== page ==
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Safety Outcomes.

Increased rates of 30-day unplanned readmissions to the hospital were not associated with the new PPSH initiative. The readmission rate among PPSH observation unit patients was 4.7% as compared to 2.5% among the pre-PPSH observation unit candidates (P = .683). The first postoperative pain score among PPSH observation unit patients was 1 (interquartile range, 0–5) as compared to a first postoperative pain score of 0 (interquartile range, 0–2) among pre-PPSH observation unit candidates (P = .093; Table 2). Segmented regression analysis did not find a statistically significant change on readmission rates from just before to just after implementation of the PPSH intervention (estimated change = −0.05; 95% CI, −0.18 to 0.08; P = .472) nor a significant change in the slope (rate of change in readmission rate; estimated change in slope after PPSH intervention = 0.005; 95% CI, −0.02 to 0.03; P = .623; Figure 3). No patients in either group experienced emergent postoperative intubation or other expected complications.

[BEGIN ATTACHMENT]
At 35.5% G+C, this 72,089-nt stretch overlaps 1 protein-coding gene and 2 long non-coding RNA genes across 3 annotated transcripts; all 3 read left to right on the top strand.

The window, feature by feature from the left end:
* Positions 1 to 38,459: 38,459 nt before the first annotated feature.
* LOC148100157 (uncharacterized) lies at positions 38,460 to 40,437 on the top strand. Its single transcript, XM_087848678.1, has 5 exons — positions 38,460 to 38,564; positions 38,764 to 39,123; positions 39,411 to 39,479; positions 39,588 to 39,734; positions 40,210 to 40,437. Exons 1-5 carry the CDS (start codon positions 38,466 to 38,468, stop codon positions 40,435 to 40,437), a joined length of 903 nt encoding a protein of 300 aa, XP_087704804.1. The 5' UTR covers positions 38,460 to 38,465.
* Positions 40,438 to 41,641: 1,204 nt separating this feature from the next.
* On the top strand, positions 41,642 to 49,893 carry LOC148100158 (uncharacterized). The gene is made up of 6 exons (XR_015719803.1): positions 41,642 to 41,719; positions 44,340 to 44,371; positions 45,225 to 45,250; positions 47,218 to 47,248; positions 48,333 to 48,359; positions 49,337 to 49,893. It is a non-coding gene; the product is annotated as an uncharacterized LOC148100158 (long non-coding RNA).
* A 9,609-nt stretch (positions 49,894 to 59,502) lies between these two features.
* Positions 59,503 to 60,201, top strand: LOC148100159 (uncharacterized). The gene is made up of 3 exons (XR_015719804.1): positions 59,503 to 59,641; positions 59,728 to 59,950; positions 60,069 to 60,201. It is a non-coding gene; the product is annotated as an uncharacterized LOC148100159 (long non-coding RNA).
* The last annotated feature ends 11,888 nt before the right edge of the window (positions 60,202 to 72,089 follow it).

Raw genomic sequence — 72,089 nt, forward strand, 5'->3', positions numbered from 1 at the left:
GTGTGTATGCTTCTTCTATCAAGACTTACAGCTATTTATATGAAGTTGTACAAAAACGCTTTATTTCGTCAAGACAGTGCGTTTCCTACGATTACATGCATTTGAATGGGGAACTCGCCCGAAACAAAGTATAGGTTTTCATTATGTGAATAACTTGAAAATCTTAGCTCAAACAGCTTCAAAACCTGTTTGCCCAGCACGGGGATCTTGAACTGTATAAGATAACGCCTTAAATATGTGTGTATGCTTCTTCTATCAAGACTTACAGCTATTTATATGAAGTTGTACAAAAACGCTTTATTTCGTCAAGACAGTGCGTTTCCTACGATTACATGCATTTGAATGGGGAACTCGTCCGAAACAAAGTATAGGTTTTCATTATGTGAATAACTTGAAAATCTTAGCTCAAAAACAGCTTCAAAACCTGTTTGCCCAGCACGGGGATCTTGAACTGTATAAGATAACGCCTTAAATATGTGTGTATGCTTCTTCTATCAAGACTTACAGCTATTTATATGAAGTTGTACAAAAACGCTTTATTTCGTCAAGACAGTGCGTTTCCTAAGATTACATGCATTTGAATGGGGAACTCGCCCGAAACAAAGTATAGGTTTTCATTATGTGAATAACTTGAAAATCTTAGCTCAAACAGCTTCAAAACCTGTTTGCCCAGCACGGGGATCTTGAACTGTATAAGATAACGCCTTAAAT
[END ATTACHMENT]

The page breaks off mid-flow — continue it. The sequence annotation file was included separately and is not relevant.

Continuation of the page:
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Cost of Care Outcomes.

Cost of care was calculated by hospital finance experts based on staff expenses, medical supplies and equipment, and operating room utilization using the Strata system (Strata Decision Technology, Chicago, IL). Total hospital costs were not lower for PPSH observation unit patients as compared to pre-PPSH observation unit candidates (difference = 8%; 95% CI, −7% to 23%). This cost reduction was due to a different level of skilled nursing care required in the observation unit cohort. Segmented regression analysis did not find a significant change in total costs associated with the PPSH intervention (P = .321).

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DISCUSSION